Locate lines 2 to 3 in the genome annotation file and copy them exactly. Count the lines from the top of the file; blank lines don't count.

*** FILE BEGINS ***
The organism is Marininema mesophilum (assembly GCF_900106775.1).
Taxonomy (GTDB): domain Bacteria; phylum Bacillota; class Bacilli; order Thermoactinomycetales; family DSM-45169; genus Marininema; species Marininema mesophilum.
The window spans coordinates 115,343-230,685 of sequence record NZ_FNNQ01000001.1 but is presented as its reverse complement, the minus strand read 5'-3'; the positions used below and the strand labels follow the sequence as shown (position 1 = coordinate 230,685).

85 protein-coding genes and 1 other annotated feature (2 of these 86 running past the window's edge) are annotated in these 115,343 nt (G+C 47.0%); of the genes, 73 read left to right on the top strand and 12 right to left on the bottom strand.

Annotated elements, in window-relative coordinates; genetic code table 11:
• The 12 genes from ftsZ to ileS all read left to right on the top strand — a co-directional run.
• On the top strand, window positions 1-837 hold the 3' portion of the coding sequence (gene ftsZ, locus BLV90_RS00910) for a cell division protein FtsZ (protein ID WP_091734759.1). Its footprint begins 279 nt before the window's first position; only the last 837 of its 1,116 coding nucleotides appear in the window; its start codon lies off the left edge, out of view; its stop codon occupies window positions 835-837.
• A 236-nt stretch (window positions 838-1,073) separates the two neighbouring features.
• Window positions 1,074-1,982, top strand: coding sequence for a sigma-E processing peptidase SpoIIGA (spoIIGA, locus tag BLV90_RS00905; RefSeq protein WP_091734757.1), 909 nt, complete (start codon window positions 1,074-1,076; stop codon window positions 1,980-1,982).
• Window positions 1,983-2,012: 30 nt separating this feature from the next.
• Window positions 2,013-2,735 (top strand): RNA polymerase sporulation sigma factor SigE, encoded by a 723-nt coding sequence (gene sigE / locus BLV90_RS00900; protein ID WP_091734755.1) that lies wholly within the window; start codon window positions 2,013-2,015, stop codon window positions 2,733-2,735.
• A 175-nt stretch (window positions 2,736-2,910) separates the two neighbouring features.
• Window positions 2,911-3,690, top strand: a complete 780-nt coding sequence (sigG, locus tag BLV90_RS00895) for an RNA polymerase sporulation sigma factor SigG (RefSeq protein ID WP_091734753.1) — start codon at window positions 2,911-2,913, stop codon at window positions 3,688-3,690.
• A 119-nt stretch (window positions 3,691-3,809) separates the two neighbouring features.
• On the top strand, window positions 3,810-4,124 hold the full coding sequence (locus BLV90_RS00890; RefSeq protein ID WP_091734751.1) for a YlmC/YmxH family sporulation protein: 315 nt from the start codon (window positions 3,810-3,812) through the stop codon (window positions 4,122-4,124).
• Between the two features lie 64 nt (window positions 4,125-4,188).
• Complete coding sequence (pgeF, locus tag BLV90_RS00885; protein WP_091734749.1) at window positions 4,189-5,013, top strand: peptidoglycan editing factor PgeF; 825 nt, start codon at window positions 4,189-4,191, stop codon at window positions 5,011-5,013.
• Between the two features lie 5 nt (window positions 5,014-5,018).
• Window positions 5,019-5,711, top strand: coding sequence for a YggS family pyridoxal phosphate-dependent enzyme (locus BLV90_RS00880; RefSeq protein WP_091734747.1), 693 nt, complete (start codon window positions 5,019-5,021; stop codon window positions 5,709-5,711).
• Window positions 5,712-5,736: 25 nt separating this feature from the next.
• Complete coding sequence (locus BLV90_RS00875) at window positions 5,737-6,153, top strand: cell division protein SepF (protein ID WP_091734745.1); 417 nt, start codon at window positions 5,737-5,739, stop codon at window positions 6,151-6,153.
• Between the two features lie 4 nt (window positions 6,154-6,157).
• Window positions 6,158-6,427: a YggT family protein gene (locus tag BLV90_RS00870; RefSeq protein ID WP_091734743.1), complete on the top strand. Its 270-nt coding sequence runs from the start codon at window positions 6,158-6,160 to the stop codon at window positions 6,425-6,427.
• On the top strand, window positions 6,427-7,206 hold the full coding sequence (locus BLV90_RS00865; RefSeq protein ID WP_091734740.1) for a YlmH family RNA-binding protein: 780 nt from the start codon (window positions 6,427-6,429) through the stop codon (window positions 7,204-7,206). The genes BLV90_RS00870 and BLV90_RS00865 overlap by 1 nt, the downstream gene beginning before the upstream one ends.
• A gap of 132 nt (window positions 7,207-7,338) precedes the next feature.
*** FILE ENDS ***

Taxonomy (GTDB): domain Bacteria; phylum Bacillota; class Bacilli; order Thermoactinomycetales; family DSM-45169; genus Marininema; species Marininema mesophilum.
The window spans coordinates 115,343-230,685 of sequence record NZ_FNNQ01000001.1 but is presented as its reverse complement, the minus strand read 5'-3'; the positions used below and the strand labels follow the sequence as shown (position 1 = coordinate 230,685).